Of course, polarization is hardly a new phenomenon in the United States. Growing polarization over political values has bled into polarized beliefs about matters of fact, from the relative sizes of Trump and Obama’s inauguration crowds to what the U.S. unemployment rate actually is. And issues of both established and ongoing scientific research are not immune: just consider polarization over global climate change, evolutionary theory, and vaccine safety.
With the arrival of COVID-19, new opportunities for polarization have emerged. Recent surveys have found a stark divide, with Democrats consistently expressing greater concern about the seriousness of COVID-19, while Republicans are more likely to think it is exaggerated. More Democrats report taking precautions such as avoiding crowds and washing their hands. And these differences seem to extend to specific matters of fact, such as the efficacy of hydroxychloroquine.
Pundits and journalists who treat claims supporting hydroxychloroquine as akin to typical misinformation or even radical conspiracy theories are misdiagnosing the situation.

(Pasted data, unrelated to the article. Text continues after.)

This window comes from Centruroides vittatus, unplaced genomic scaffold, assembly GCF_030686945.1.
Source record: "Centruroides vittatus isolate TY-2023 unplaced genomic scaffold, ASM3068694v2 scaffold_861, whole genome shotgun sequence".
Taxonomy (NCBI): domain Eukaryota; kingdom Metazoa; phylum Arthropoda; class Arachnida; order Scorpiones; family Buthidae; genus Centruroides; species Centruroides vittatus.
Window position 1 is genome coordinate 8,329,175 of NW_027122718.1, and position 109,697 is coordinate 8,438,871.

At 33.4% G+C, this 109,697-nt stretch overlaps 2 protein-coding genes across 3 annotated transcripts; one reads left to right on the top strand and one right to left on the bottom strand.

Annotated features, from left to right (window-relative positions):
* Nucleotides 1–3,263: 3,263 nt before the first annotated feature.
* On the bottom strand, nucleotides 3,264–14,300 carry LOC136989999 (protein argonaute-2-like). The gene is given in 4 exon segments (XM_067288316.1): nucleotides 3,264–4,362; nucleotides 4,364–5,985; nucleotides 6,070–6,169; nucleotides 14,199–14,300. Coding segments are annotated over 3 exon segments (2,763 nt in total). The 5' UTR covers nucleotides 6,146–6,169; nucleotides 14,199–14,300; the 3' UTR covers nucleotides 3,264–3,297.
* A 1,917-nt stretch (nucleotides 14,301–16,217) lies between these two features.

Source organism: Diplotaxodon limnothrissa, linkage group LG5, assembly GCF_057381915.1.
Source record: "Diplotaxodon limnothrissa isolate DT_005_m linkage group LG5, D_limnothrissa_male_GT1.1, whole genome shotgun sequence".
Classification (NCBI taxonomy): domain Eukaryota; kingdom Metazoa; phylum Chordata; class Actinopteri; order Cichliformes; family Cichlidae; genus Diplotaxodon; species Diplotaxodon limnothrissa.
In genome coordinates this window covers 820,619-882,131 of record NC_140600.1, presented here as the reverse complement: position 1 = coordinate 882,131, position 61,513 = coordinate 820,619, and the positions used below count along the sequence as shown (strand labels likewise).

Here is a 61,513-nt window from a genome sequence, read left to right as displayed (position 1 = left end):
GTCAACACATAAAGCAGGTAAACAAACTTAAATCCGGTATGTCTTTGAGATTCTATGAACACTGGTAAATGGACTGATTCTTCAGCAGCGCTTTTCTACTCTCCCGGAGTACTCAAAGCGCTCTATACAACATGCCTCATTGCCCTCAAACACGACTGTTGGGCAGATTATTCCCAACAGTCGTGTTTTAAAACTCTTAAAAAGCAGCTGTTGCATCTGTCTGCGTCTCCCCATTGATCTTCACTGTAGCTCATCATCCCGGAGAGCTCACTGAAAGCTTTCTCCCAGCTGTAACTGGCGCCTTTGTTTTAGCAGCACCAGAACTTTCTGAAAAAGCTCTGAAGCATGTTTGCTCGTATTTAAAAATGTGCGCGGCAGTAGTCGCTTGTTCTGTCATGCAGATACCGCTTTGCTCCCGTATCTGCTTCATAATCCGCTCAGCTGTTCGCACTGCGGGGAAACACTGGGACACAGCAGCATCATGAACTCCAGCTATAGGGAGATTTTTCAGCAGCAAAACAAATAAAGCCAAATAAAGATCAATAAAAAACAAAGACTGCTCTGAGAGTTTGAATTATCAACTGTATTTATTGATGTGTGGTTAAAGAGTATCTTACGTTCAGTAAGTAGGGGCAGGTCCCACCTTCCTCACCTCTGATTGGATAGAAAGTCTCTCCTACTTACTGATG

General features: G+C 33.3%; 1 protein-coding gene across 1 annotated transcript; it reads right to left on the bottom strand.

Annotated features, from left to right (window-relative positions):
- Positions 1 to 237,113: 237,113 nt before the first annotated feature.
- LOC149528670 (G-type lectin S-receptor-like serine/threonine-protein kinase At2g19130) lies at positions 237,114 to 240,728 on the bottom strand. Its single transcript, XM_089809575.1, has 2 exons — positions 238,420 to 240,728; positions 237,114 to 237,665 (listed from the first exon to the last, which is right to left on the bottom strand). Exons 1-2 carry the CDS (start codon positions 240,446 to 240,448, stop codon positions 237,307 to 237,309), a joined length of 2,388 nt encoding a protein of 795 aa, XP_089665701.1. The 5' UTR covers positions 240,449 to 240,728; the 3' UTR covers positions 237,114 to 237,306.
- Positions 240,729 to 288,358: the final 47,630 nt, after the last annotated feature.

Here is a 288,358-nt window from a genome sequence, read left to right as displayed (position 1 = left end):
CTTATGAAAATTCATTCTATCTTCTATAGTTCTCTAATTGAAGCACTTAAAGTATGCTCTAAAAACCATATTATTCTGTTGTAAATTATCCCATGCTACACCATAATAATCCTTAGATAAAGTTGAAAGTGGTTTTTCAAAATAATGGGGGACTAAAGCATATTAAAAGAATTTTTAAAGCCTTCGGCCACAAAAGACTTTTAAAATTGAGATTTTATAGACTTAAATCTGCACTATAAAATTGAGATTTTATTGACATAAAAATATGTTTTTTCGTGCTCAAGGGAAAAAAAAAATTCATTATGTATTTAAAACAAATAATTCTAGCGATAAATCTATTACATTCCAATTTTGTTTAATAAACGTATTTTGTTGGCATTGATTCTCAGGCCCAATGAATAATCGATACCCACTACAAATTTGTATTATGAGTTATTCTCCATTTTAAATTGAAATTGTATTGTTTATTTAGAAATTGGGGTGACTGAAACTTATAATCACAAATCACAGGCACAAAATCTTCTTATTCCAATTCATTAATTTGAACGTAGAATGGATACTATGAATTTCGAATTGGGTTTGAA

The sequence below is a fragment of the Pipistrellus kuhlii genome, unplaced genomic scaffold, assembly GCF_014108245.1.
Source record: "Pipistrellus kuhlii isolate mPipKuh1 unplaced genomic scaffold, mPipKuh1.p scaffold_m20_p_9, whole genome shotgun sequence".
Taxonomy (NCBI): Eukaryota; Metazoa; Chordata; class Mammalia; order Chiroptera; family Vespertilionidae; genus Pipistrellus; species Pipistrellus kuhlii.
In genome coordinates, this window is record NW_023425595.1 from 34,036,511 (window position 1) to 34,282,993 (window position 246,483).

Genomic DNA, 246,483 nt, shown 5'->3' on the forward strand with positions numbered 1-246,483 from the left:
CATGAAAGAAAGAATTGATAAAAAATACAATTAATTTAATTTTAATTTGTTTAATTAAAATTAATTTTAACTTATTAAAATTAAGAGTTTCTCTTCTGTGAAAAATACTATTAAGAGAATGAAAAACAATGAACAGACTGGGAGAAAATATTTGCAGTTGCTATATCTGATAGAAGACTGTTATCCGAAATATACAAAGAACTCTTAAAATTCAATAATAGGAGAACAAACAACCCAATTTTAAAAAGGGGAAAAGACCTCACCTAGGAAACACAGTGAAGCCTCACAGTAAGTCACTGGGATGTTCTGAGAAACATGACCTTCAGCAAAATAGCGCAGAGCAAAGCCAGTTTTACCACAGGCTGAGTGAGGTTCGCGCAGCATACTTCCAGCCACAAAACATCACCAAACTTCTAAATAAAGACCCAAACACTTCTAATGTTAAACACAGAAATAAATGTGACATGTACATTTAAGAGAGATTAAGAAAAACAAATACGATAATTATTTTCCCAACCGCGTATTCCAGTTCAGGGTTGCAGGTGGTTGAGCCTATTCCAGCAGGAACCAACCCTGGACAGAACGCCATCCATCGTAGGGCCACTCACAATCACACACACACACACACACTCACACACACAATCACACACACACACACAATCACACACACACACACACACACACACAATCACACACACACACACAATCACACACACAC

Yet with all this polarization, there is still something distinctive and puzzling about these disagreements over COVID-19. Most notable cases of polarization over matters of fact have relatively mild day-to-day consequences. Nobody dies from skepticism about evolution. And while skepticism about global climate change or vaccines may ultimately cause significant harms, long time scales in the first case and herd immunity in the second help to protect non-believers from immediate consequences. Given that COVID-19 can kill within a matter of weeks, and that bad choices can put a person in immediate danger, one might think there would not be much room for tribalism. After all, we do not expect polarization over whether, say, drinking antifreeze—or injecting disinfectants, for that matter—is a good idea.
Why are we seeing the polarization over hydroxycholorquine, then, in spite of the serious consequences? The explanation may lie in the kind of information available to the public about COVID-19, which differs importantly from what we see in other cases of polarization about science. When it comes to the health effects of injecting disinfectants, there is no uncertainty about the massive risks. And for that reason, we don’t expect polarization to emerge, even if Trump suggests trying it. But even the best information about COVID-19 is in a state of constant flux. Scientists are publishing new articles every day, while old articles and claims are retracted or refuted. Norms of scientific publication, which usually dictate slower timeframes and more thorough peer review, have been relaxed by scientific communities desperately seeking solutions. And with readers clamoring for the latest virus news, journalists are on the hunt for new articles they can report on, sometimes pushing claims into prime time before they’ve been properly vetted.